Sanity and creativity – an embarrassing personal reflection (by Emily Scott)

Emily Scott is in her final year of a combined Bachelor of Science and Bachelor of Laws degree at the University of Sydney. She is currently completing a clerkship at a top-tier law firm, and works for the mental health organisation Batyr, where she shares her experiences of mental health with school and university students.

Every child is an artist, the problem is staying an artist when you grow up.” – Pablo Picasso

I come from a creative family. My grandfather owned a music shop, my mother is a painter, and my brother is a professional jazz pianist. I, however, was energetic and competitive, and enjoyed the tangible achievements that come with sporting and academic endeavours. At the age of 12, I developed a serious knee injury rendering me unable to play sport for two years. Instead, I kept myself occupied with creative pursuits, picking up the saxophone and drums, joining the local speech and drama group, and I began sketching. The freedom and joy that these activities brought me was something I hadn’t experienced before.

As I moved through high school and my knee recovered, I became focused again on sport and going well academically. Spending my time at water polo practice and studying seemed more productive than jamming on the drums or acting out Wilbur the pig from Charlotte’s Web (the role at I played at the “peak” of my acting career). It seemed to have paid off – in Year 12 I represented Australia at the U18 World Water Polo Championships and graduated Dux of my Year – but I had dropped Visual Arts, Music and Drama years earlier, the subjects that had brought me true joy, because they didn’t fit my criteria for success.

During the early years of studying law at university, I started to develop immense anxiety around assignments and exams. I was obsessed with time management, trying to plan every second of the day to be as productive as possible. I couldn’t chill out and the perfectionism around assignments became debilitating. I had never struggled at high school and wasn’t good at discussing my feelings with others, so I didn’t reach out for help early enough. During an exam period, I experienced several panic attacks and became immobilized even looking at a textbook. I couldn’t complete my exams that semester. The next year saw me first dip into depression and I then begin the tiresome process of recovery and getting myself back.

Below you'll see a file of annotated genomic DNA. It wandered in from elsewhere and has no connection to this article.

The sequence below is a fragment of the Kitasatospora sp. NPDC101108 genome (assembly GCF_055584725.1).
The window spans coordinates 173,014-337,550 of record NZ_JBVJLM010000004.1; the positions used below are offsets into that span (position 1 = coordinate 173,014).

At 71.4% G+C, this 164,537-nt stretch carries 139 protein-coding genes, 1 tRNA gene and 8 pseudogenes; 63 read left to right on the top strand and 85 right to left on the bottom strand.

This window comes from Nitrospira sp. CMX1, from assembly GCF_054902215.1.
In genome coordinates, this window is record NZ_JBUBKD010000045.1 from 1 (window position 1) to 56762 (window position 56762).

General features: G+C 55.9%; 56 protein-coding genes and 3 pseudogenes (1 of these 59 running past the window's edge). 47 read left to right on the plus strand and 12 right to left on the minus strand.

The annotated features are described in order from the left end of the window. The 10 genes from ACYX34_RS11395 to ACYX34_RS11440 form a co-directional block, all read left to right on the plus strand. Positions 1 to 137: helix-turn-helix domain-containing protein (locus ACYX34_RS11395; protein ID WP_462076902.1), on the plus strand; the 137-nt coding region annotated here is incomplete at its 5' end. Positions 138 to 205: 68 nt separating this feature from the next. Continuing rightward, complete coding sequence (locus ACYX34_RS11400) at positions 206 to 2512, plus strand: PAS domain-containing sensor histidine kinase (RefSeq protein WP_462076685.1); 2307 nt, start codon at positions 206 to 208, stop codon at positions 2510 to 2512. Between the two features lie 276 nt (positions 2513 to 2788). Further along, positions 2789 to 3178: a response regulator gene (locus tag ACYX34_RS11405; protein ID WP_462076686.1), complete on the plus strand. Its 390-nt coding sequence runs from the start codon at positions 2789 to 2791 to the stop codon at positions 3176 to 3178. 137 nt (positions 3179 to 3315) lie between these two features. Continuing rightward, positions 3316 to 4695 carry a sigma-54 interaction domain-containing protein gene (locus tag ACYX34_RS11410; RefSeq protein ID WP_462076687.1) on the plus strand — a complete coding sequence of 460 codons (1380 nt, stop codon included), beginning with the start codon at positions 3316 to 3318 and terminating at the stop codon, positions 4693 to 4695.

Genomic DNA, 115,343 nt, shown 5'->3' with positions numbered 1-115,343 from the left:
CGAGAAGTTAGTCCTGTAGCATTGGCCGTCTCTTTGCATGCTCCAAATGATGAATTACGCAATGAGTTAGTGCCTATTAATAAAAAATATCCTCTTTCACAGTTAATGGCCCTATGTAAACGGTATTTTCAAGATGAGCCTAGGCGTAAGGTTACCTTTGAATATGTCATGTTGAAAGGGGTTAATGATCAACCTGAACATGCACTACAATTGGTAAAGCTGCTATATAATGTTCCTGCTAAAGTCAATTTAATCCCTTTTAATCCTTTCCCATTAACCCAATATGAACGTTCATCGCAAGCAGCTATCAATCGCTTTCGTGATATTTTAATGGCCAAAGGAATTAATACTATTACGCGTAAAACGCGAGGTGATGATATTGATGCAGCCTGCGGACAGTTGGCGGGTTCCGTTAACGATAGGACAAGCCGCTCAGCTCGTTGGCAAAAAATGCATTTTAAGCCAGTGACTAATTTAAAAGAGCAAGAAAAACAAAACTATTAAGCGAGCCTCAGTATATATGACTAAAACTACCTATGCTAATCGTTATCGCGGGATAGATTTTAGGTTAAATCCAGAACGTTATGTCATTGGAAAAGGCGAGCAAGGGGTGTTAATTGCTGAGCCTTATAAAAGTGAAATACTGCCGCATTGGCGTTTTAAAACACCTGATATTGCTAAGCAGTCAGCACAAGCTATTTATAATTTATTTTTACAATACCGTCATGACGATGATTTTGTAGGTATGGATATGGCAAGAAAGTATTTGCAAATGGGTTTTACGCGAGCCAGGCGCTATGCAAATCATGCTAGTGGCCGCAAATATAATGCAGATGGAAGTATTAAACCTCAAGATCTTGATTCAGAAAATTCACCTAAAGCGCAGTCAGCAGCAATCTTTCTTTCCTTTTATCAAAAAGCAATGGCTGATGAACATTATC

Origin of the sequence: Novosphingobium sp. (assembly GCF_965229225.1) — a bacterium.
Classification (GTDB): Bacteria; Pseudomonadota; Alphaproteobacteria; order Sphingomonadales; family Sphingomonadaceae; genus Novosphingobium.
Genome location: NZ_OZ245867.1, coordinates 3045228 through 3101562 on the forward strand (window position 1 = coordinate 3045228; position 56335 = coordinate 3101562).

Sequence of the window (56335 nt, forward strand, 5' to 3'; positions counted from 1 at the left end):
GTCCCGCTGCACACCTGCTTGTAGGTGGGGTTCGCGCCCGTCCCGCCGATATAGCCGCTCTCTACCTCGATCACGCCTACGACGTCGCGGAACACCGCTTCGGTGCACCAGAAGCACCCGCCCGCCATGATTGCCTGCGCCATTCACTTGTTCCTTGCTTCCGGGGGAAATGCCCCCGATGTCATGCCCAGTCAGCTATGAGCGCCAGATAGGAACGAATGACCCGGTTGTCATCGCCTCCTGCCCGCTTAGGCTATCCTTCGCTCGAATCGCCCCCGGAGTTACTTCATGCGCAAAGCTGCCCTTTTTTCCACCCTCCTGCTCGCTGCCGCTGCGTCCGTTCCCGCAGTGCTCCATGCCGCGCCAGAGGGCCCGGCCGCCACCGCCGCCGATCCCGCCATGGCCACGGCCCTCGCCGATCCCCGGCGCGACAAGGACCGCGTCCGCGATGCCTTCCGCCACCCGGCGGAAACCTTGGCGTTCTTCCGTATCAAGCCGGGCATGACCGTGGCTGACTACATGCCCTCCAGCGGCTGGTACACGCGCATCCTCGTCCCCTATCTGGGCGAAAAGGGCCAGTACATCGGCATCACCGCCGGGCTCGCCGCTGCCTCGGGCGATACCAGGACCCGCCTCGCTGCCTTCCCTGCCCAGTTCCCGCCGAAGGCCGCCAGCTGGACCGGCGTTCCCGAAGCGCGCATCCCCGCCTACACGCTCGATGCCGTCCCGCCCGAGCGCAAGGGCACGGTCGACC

The first two times I saw a psychologist I didn’t speak. I couldn’t find the words to say. I just sat there looking at my feet. She told me to go away and try to express what I was feeling another way. So I went home and started drawing. What started off as scribbles and colours became a series of cartoons. I remember one cartoon was a series about falling down a well. I was at the bottom of the well in the dark and I was trying to climb up the side to reach the light. Yet I kept falling back down. The higher up the side of the well I climbed, the greater and more painful the fall was. It became easier just to stay at the bottom of the well. These drawings and cartoons helped spark the conversation that would eventually allow me to overcome my anxiety.

My realisation of how important staying creative is for my mental wellbeing came about in a somewhat embarrassing and unexpected manner. I was up to date on my usual suspects of political and legal TV drama (House of Cards, Suits, The Newsroom, etc.) and I stumbled across an episode of Glee. Five days and a ridiculous-I-don’t-want-to-know number of episodes later, I was sitting in my room with a post-TV-binge hangover contemplating the meaning of life. Why had I become so obsessed with a poorly scripted show, with terrible acting and painful dancing, where high school students annoyingly break out into song every 5 minutes? While one answer was that Darren Criss (aka Blaine) may be the most beautiful human on the planet, the real reason was that Glee had touched on my yearning to be creative. The ability of these students to enter the choir room and escape the worries and stresses of school through music and dance, was just the escape that I was craving (saying that sentence I think now classifies me as a ‘gleek’… yikes).
I now know that in order to retain my sanity while studying, I need to retain a creative outlet. Whether it’s smashing out some Red Hot Chilli Peppers on my drum kit, finding a place to sketch my surroundings, going dancing or engaging in creative writing, they all allow me to escape from the left side of my brain and feel free and relaxed.

I think that every person has a desire for play and creativity. It’s not about how good of a painter or musician you are, it’s about experiencing the freedom of using your imagination and being spontaneous. Being creative ignites the soul. It’s therapeutic. It helps us slow down. We don’t often get these experiences with the structure, competitiveness and conformity of legal studies.

Not only does remaining creative help us remain sane, I think that it helps us be better law students and lawyers by helping us think more laterally. Nurturing one’s creativity encourages innovative ways of thinking and creative forms of intelligence, and these are increasingly becoming requirements for success in today’s world of complex problems.

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